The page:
they fired on him. He died of these wounds in the hospital,
later on May 29.

5. (SBU) Most human rights activists joined the Adana NGO
activists in asserting that there would be political instability
in south-east Turkey "until the Kurdish question was dealt
with." They expressed skepticism that the AK Party attached a
high priority to addressing their regional agenda, as well.
Some agreed with the notion that Kurdish issues were part of a
broader group of democratization issues which EU accession was
putting on Turkey's national agenda, such as religious freedom
for non-Muslims (Christians, Alevis) and women's rights. Others
asserted that Turkey's major political focus in the run-up to EU
accession decisions in December was "solving the Kurdish
question."

AK Women: Our rights are supported
-----------------------------------

6. (SBU) In a separate meeting, a diverse group of Gaziantep
AKP Women's Branch activists greeted the Charge with enthusiasm
and positive news about the role of women in their party.
Interlocutors included young and middle-aged, veiled and
unveiled women, and most were involved in positions of
responsibility ranging from Social Welfare director to Legal
Affairs advisor. "Europeans perceive women in the southeast of
Turkey to be treated poorly," said one, "but in our homes and
party, women's rights are supported."

7. (SBU) When queried about the weak number of women candidates
in March local elections, they claimed that it was not party
policy to keep women out. Relations among genders within the
party "are like men in cars who like to cut women off - normal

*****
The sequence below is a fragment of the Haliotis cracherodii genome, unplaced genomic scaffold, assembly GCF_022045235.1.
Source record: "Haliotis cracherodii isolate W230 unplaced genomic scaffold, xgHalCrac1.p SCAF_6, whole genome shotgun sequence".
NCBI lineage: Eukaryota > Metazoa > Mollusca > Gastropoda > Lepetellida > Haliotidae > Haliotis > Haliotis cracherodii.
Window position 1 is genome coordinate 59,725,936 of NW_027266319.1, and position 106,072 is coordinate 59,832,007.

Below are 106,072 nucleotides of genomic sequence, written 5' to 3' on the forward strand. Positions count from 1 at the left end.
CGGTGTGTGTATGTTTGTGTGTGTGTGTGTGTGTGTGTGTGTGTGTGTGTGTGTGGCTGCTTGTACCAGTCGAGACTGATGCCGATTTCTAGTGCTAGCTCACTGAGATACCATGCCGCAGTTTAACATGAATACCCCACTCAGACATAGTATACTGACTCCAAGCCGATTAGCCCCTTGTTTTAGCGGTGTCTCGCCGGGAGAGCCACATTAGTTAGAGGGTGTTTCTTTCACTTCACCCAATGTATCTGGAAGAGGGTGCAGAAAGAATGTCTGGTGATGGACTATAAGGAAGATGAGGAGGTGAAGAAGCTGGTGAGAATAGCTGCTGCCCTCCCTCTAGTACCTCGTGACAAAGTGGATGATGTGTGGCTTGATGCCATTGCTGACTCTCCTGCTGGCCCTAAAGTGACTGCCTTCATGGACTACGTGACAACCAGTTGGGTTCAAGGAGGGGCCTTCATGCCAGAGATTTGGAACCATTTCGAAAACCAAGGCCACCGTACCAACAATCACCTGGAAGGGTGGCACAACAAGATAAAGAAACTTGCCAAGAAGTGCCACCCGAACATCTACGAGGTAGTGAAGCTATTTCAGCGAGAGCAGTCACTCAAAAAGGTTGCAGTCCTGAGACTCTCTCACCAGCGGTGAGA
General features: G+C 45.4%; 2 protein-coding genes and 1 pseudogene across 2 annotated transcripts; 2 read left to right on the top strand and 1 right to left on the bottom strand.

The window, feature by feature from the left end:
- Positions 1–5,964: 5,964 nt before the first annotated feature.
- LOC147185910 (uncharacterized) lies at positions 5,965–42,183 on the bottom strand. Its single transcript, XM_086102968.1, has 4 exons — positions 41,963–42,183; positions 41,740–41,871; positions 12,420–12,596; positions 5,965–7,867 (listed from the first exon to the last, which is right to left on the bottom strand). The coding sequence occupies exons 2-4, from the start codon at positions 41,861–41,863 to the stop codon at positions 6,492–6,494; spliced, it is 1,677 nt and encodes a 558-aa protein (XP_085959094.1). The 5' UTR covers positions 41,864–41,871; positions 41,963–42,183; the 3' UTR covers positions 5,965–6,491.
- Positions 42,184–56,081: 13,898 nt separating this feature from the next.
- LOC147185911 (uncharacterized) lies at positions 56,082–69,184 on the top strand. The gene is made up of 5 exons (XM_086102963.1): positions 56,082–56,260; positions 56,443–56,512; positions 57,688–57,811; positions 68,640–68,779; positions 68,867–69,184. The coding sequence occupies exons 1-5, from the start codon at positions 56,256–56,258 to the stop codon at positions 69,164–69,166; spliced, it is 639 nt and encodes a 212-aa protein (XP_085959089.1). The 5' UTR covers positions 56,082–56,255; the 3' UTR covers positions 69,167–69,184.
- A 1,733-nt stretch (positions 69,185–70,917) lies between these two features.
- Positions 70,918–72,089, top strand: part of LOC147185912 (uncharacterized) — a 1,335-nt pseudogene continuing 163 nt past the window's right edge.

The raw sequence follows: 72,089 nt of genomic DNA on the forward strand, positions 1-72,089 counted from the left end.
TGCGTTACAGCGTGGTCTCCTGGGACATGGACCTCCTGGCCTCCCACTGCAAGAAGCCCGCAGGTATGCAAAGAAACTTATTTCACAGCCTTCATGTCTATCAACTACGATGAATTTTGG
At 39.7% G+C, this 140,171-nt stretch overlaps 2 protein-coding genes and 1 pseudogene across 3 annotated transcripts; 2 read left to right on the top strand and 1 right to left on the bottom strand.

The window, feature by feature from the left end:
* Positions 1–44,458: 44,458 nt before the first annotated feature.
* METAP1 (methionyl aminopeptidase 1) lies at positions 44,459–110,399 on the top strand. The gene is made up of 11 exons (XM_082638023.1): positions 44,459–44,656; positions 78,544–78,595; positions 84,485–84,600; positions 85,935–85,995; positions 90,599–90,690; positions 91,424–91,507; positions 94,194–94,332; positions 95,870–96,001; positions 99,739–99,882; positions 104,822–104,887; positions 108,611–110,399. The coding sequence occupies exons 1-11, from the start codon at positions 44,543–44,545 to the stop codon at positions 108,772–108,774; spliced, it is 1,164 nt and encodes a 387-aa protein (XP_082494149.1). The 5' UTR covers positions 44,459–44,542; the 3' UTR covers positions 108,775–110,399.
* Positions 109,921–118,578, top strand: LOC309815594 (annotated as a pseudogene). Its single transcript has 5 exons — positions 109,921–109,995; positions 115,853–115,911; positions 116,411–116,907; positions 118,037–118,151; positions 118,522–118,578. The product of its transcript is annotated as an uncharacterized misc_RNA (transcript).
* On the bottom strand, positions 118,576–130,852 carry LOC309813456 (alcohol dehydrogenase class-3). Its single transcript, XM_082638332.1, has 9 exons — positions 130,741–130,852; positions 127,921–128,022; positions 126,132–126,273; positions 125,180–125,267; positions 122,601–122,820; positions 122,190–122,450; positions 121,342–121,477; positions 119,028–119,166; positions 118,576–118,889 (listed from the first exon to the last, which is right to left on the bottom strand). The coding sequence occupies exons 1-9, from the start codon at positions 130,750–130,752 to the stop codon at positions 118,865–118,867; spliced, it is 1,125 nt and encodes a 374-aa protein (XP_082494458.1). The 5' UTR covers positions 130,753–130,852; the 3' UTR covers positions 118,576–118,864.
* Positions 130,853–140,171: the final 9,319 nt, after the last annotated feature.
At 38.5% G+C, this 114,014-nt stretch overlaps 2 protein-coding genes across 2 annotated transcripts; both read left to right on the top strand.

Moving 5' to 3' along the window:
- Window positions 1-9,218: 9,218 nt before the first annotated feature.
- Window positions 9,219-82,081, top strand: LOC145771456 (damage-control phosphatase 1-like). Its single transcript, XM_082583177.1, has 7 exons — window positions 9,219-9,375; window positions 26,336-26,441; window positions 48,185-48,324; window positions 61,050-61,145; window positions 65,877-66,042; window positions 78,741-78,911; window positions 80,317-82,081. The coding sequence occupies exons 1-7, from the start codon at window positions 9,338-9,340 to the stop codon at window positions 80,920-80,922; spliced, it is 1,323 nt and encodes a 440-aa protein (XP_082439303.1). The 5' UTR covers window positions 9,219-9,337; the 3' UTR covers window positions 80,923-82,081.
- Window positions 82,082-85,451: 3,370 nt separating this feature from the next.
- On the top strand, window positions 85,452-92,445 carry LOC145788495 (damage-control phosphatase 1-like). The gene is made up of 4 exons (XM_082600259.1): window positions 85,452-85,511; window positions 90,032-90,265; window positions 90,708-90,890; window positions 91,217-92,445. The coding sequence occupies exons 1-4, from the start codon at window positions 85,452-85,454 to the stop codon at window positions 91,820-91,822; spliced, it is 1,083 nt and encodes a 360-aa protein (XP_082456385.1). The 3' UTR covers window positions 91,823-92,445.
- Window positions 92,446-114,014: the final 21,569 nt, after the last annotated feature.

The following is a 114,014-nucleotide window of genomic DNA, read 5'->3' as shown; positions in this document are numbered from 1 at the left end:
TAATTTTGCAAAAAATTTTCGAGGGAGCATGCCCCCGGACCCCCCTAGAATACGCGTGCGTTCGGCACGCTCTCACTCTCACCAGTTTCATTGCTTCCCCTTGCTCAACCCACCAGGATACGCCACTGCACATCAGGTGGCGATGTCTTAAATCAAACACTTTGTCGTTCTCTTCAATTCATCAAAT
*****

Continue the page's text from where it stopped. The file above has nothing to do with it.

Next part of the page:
competition," said one. They claimed that most women didn't
have enough experience, and didn't want more responsibility
anyway. They pointed out that women in Gaziantep have been very
successful in business, even if they had yet to take off in
politics (they also highlighted that Gaziantep's AKP
parliamentarian Fatma Sahin was a positive and encouraging
example for women.)

8. (SBU) Despite claiming to have insufficient experience, the
women shared that they played an "important" role in the local
election campaign. Most went door-to-door, handed out pamphlets
and got to places that "men couldn't go," they said. One had
been in politics for twelve years, but insisted she didn't want
to become a candidate (Note: This same activist refrained from
shaking Charge's hand upon his departure. End note.) The
meeting had gone on some 30 minutes when the party's local
Deputy Director (a man) invited himself in and proceeded to
dominate the meeting, querying the Charge on U.S. policy in
Iraq. One of the younger women seemed almost embarrassed by his
performance; others appeared unphased. Whether it was his rank
in the party or his gender, his presence changed the tenor of
the discussion which he then unabashedly dominated.

9. (SBU) Comment: Charge's series of meetings in Adana and
Gaziantep, which also included outreach to journalists and
entrepreneurs, provided Consulate Adana's contacts what appeared
to be much appreciated access to a senior Embassy official.
Participants seemingly relished the opportunity to tell their
stories to a visitor from Ankara. The sum total of the tales
recounted provided some room for encouragement about
democratization and the human rights situation in the south of
Turkey, but highlighted the considerable room for improvement
that still exits.


REID